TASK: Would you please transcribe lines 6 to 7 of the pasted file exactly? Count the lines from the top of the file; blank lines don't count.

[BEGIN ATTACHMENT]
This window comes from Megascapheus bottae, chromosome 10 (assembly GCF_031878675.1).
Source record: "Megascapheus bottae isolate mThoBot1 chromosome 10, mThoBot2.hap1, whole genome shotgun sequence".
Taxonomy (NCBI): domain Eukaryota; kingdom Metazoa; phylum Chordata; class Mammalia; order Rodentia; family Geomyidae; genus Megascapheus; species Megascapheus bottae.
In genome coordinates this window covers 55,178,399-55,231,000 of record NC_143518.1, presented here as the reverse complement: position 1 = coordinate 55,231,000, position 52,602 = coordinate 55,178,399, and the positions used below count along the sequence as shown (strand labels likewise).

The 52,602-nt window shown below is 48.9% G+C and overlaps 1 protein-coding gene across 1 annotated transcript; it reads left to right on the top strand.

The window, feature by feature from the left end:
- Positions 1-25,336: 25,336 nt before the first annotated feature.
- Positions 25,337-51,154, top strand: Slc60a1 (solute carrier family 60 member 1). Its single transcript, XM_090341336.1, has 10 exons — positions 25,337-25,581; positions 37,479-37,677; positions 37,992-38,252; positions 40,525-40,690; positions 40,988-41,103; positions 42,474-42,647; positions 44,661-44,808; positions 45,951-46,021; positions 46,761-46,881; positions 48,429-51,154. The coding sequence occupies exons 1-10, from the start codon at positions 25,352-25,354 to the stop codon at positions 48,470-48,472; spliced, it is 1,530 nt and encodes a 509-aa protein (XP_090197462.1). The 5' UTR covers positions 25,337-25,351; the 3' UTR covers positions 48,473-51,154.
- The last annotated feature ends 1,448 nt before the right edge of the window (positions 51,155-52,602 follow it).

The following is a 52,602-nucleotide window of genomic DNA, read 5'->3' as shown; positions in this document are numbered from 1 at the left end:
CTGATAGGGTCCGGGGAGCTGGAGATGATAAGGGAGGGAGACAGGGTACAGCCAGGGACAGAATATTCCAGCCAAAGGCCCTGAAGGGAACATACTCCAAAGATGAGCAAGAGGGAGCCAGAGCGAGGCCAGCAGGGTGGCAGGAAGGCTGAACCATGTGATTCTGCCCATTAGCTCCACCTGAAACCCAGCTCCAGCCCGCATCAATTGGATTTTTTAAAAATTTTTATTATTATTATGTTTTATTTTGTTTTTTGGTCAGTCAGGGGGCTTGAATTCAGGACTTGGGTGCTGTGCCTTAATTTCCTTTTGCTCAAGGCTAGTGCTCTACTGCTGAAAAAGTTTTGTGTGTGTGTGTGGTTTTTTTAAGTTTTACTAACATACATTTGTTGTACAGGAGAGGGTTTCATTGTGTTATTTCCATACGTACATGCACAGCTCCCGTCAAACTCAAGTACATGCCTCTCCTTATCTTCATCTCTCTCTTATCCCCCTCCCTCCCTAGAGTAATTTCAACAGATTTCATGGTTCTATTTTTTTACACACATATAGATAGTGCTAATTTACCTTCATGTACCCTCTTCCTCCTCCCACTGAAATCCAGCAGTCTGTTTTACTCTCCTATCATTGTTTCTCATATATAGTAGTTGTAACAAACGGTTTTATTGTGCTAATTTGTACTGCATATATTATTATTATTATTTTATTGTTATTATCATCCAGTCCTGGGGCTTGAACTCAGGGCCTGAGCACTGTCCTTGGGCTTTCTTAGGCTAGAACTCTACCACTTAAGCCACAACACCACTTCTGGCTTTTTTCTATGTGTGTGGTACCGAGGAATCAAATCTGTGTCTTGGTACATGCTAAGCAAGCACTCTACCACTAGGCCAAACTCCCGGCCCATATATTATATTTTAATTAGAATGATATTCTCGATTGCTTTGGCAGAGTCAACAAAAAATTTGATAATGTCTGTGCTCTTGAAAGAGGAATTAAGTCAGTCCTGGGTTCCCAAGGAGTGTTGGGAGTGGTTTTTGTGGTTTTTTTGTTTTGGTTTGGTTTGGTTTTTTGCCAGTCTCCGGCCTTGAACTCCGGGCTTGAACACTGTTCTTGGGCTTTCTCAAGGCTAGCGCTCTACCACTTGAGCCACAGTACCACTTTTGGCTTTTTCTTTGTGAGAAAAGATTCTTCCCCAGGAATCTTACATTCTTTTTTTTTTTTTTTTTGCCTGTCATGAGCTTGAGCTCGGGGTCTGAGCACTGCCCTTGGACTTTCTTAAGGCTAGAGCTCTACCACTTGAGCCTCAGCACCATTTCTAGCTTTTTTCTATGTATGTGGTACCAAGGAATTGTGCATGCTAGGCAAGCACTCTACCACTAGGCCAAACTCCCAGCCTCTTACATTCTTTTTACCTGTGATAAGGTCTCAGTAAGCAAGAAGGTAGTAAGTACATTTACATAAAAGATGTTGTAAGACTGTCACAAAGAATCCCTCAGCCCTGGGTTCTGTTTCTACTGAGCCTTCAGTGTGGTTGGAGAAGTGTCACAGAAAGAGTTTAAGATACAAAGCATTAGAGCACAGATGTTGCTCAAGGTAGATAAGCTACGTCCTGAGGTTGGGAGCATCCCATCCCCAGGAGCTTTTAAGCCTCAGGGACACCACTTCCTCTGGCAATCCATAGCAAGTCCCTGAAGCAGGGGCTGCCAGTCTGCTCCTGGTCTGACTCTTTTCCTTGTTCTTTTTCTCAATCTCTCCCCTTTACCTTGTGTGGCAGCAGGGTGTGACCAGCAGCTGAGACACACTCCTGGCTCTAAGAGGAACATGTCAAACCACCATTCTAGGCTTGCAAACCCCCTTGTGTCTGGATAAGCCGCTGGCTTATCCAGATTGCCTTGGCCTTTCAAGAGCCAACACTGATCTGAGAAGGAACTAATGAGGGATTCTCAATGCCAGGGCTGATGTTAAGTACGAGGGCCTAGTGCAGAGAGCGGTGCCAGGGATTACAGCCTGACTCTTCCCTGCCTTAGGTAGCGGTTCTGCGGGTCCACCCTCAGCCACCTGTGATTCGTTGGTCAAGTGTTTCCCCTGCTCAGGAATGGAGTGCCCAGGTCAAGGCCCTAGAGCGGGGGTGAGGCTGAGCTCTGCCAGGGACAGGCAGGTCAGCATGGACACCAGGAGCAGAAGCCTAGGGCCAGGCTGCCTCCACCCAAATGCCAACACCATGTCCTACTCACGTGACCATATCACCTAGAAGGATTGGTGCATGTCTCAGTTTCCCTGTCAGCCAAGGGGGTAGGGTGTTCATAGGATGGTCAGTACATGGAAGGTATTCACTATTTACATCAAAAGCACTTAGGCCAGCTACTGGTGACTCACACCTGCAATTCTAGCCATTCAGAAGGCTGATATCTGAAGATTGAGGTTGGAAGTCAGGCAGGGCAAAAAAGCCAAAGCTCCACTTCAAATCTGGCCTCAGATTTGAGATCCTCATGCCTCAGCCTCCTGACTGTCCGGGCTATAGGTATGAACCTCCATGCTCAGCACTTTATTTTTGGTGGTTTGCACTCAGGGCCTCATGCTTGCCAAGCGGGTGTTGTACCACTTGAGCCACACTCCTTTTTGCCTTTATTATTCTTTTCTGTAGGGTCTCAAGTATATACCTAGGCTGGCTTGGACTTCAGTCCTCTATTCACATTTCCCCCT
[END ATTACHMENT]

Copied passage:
The window, feature by feature from the left end:
- Positions 1-25,336: 25,336 nt before the first annotated feature.